Tired of getting papers copied from the internet?
Towards the end of every semester I sit down at my computer and pull up a list of papers to grade. The mountain always seems overwhelming, so I knock out a few of them quickly to feel like I am making progress.
The quickest way to whittle down the list a little bit is to scan the similarity scores. My university uses software which helpfully highlights phrases similar to other writing and provides links to the sources. Papers above 30% similarity are prominently color-coded yellow or red.
It is fast and convenient to give a 0 or a 25 or a 50 based on academic integrity, but it makes me sad. When I started, it seemed like I was getting 2–4 of these per class of 25–30.
I have received plagiarized papers from new students and from experienced professionals. I had one student with an advanced degree in another discipline turn in eight of ten pages copied directly from the internet.
I began to wonder, is there a better way? Was there something I could do?
Making a plan
I teach online graduate classes; every student already has a college degree, so they should know better, but did they really? I teach the intro class in my department, so it is usually the student’s first in graduate school.
Quality of undergraduate degrees can vary widely, and some master’s students have been out of school for years or decades. For a near lifetime academic, the rules are almost reflexive, but maybe not for the student?
The policies are already everywhere. They are easily found on my institution’s website, and I dutifully incorporate them into my syllabus. But how do you get someone to read?
If I taught face to face, I could probably look my students in the eye and make sure I was communicating. Maybe even then I would still have the same problems. We can always talk but we cannot make someone else listen.
I don’t even have the talking option online. How does one reinforce a concept? How could I shout in a virtual classroom? (not that shouting would be acceptable in a face to face classroom…)
Finally it struck me: Emphasize the concept through points and grading just like we reinforce every other academic concept we want students to learn.
I decided to try giving a quiz. My classes are 500 points, and this quiz is 4 points of extra credit. About 90–100% of students complete the assignment; it get their eyes onto the policies and plants a seed.
1) Is it OK to submit the same or substantially the same paper as you have submitted to another current or previous class?
Sure! My instructor will be impressed by the way I am minimizing the effort I put into the class! Besides, my professor will never know that I re-used a paper from my undergraduate.
NO — This is a clear violation of academic integrity per the syllabus and university policy. Similarity checking software generally identifies this, especially if submitted to another university class.
2) I know that I’m not supposed to copy other people’s words. Is it OK to paraphrase by changing ever 3rd or 4th word to a synonym?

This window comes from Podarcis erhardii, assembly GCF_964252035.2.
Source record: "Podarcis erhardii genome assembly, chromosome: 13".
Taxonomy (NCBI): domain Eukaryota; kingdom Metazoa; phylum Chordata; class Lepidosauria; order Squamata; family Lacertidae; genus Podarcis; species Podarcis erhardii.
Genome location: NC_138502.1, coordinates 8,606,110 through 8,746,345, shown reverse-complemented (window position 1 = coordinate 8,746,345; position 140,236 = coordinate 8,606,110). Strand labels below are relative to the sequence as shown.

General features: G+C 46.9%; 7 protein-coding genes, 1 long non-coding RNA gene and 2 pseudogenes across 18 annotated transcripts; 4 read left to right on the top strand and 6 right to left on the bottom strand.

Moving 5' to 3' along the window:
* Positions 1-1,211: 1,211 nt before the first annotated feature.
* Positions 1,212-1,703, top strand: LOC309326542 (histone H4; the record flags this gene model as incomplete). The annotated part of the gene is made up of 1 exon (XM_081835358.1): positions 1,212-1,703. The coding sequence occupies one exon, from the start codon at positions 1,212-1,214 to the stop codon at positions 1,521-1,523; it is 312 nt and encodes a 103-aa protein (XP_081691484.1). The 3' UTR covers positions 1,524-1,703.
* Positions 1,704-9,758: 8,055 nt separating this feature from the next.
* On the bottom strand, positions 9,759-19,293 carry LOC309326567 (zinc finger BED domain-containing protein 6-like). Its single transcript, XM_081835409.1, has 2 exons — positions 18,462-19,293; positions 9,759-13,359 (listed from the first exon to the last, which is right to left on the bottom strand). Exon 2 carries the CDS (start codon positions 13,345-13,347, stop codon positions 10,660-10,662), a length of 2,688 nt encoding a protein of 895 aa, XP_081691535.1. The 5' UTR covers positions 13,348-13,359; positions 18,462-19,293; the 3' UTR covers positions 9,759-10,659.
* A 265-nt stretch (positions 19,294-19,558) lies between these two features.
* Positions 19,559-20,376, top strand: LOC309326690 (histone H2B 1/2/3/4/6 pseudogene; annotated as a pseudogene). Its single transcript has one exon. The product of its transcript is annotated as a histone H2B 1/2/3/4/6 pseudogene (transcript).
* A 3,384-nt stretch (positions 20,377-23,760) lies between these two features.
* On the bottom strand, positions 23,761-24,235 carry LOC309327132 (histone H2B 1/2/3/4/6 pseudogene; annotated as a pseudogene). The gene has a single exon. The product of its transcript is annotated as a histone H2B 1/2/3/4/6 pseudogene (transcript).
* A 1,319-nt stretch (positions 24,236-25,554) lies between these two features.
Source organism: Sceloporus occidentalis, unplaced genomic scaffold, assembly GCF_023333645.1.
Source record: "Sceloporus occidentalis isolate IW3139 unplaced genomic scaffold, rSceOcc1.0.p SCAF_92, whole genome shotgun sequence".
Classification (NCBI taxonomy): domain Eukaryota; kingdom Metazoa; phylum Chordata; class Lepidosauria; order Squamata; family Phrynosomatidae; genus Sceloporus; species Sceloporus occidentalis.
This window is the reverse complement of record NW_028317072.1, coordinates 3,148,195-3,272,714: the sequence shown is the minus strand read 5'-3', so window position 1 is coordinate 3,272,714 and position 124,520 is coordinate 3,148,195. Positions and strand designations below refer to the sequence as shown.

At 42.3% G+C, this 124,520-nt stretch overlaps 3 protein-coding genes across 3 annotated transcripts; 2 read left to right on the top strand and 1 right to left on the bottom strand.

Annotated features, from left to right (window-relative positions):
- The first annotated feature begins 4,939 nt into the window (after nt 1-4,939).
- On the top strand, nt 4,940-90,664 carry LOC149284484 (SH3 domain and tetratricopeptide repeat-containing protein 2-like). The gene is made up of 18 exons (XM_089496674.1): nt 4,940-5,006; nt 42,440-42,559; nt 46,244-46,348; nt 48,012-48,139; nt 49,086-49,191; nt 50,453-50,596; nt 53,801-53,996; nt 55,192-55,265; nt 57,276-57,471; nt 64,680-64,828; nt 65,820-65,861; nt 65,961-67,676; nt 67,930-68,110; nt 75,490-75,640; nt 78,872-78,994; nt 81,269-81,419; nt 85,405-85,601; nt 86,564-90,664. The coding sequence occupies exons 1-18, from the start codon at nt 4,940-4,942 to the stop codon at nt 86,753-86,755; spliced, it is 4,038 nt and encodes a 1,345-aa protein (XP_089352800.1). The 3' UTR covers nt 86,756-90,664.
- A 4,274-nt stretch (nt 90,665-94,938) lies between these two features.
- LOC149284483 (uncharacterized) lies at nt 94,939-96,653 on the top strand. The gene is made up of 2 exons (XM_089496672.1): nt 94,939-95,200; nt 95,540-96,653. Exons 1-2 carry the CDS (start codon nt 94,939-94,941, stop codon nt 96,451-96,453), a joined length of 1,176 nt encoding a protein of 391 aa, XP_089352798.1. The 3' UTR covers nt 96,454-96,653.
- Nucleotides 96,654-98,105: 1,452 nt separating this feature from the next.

Sure! It’s not really taking their work if I uses a thesaurus to change a couple words in each sentence! Besides, my professor will never know because I don’t copy more than three of four words!
NO — Changing every fourth word to a synonym does not demonstrate original work. Plus, this is glaringly obvious…the software highlights the copied text, and the un-highlighted changed words present a classic leopard print pattern on your paper. When the instructor clicks on the conveniently provided link to the source material, it is even more blindingly obvious.
3) As long as I cite where everything comes from, I don’t really need to use quotes.
True — as long as I get close my instructor won’t care.
FALSE — Do not cut and paste, put a citation, and call it good. Do not change every third or fourth word of a passage to make it look like it is not a quotation. That’s not paraphrasing.
4) As long as I put all of my citations in quotations, I never violate the academic integrity standards.
True — Putting it in quotes is a get out of jail free card.
FALSE — If you string together an entire paper of quotations, you will likely get a very low grade. While you are not being dishonest, you are also not doing original work. You are assembling snippets of other people’s work.
Unfortunately, I did not keep stats on my before and after results, so I have only my general impressions to pass on. I did not eliminate poor grades for plagiarism, but I feel like I am only giving about half as many.
Is it worth it? Absolutely. Getting through their first class or two can make or break a master’s student. They may be spending thousands of dollars on classes, and if I can help them avoid an unforced error, so much the better.
A B student that gets no credit on their paper will likely get a C or D for the class. On the other hand, even if his or her best effort is rusty and scores badly, even a lower grade still keeps them in the hunt for that B.
If this simple exercise reminds one student to do original work, helps one student pass the class and stay in the program, then it is worth the minimal effort on my part.
After all, how do you value the aspirations, hopes, and dreams of one student?
If you liked this, look for some of my other articles on education…